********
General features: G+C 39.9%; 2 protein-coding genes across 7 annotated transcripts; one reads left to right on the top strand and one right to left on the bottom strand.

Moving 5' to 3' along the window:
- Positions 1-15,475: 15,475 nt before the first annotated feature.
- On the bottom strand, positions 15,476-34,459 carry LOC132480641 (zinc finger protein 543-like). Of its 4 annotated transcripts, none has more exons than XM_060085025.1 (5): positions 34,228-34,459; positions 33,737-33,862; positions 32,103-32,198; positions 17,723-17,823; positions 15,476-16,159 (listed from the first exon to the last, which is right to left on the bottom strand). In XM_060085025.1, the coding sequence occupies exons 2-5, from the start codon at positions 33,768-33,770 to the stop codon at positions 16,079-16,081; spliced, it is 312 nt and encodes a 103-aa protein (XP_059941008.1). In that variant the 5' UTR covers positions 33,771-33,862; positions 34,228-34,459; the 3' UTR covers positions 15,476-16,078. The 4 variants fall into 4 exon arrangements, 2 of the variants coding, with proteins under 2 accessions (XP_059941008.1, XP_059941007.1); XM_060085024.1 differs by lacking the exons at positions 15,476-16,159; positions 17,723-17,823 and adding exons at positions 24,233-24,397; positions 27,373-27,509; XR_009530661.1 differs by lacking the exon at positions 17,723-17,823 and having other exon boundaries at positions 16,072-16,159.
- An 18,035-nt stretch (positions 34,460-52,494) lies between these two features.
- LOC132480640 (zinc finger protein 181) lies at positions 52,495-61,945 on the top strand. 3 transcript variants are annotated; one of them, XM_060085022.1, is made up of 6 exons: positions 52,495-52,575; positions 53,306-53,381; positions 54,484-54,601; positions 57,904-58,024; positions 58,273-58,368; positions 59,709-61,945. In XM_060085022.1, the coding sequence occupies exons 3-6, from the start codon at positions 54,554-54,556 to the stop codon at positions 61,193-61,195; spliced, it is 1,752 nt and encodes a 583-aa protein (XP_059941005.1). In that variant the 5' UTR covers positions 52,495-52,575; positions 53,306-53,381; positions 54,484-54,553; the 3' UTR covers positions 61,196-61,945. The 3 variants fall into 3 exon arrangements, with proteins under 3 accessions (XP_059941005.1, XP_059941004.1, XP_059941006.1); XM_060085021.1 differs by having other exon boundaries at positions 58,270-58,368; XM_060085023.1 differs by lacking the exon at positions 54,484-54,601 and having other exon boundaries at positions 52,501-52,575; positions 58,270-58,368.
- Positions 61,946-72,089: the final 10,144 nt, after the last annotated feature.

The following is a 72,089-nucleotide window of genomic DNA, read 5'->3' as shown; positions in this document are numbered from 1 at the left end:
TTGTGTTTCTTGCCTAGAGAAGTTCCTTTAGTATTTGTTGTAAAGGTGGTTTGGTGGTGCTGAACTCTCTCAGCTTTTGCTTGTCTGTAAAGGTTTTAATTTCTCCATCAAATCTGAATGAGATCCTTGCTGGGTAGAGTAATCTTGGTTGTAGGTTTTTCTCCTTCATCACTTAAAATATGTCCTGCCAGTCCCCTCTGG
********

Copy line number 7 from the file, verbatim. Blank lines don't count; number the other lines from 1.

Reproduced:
- Positions 61,946-72,089: the final 10,144 nt, after the last annotated feature.